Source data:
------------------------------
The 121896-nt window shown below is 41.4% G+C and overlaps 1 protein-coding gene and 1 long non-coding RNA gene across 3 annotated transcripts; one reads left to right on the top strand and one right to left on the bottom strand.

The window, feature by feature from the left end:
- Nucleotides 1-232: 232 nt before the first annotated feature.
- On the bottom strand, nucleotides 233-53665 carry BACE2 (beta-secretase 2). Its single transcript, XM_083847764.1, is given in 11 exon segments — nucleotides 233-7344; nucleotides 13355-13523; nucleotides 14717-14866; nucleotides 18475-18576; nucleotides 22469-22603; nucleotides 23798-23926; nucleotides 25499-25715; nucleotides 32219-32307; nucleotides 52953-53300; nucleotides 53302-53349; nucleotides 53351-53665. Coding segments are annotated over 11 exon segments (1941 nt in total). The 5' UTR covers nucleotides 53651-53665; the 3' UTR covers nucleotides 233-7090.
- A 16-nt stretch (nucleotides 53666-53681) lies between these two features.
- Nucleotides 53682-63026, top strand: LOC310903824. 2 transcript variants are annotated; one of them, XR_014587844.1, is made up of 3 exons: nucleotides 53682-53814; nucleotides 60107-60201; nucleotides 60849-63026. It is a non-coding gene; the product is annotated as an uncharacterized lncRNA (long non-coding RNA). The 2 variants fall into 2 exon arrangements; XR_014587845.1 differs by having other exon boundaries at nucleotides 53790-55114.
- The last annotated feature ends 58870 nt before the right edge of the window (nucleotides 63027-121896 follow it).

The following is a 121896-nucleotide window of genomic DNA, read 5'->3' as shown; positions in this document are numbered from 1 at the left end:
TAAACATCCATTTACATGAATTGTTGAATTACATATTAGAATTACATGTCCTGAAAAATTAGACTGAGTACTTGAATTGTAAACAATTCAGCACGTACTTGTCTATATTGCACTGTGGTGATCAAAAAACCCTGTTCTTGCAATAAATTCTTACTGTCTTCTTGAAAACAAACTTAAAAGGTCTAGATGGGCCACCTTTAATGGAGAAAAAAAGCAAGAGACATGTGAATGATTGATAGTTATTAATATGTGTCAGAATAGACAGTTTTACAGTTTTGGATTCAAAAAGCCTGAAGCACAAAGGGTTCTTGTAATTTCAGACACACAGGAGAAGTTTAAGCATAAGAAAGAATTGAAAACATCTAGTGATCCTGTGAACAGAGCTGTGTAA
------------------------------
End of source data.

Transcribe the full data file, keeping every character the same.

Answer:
The 121896-nt window shown below is 41.4% G+C and overlaps 1 protein-coding gene and 1 long non-coding RNA gene across 3 annotated transcripts; one reads left to right on the top strand and one right to left on the bottom strand.

The window, feature by feature from the left end:
- Nucleotides 1-232: 232 nt before the first annotated feature.
- On the bottom strand, nucleotides 233-53665 carry BACE2 (beta-secretase 2). Its single transcript, XM_083847764.1, is given in 11 exon segments — nucleotides 233-7344; nucleotides 13355-13523; nucleotides 14717-14866; nucleotides 18475-18576; nucleotides 22469-22603; nucleotides 23798-23926; nucleotides 25499-25715; nucleotides 32219-32307; nucleotides 52953-53300; nucleotides 53302-53349; nucleotides 53351-53665. Coding segments are annotated over 11 exon segments (1941 nt in total). The 5' UTR covers nucleotides 53651-53665; the 3' UTR covers nucleotides 233-7090.
- A 16-nt stretch (nucleotides 53666-53681) lies between these two features.
- Nucleotides 53682-63026, top strand: LOC310903824. 2 transcript variants are annotated; one of them, XR_014587844.1, is made up of 3 exons: nucleotides 53682-53814; nucleotides 60107-60201; nucleotides 60849-63026. It is a non-coding gene; the product is annotated as an uncharacterized lncRNA (long non-coding RNA). The 2 variants fall into 2 exon arrangements; XR_014587845.1 differs by having other exon boundaries at nucleotides 53790-55114.
- The last annotated feature ends 58870 nt before the right edge of the window (nucleotides 63027-121896 follow it).

The following is a 121896-nucleotide window of genomic DNA, read 5'->3' as shown; positions in this document are numbered from 1 at the left end:
TAAACATCCATTTACATGAATTGTTGAATTACATATTAGAATTACATGTCCTGAAAAATTAGACTGAGTACTTGAATTGTAAACAATTCAGCACGTACTTGTCTATATTGCACTGTGGTGATCAAAAAACCCTGTTCTTGCAATAAATTCTTACTGTCTTCTTGAAAACAAACTTAAAAGGTCTAGATGGGCCACCTTTAATGGAGAAAAAAAGCAAGAGACATGTGAATGATTGATAGTTATTAATATGTGTCAGAATAGACAGTTTTACAGTTTTGGATTCAAAAAGCCTGAAGCACAAAGGGTTCTTGTAATTTCAGACACACAGGAGAAGTTTAAGCATAAGAAAGAATTGAAAACATCTAGTGATCCTGTGAACAGAGCTGTGTAA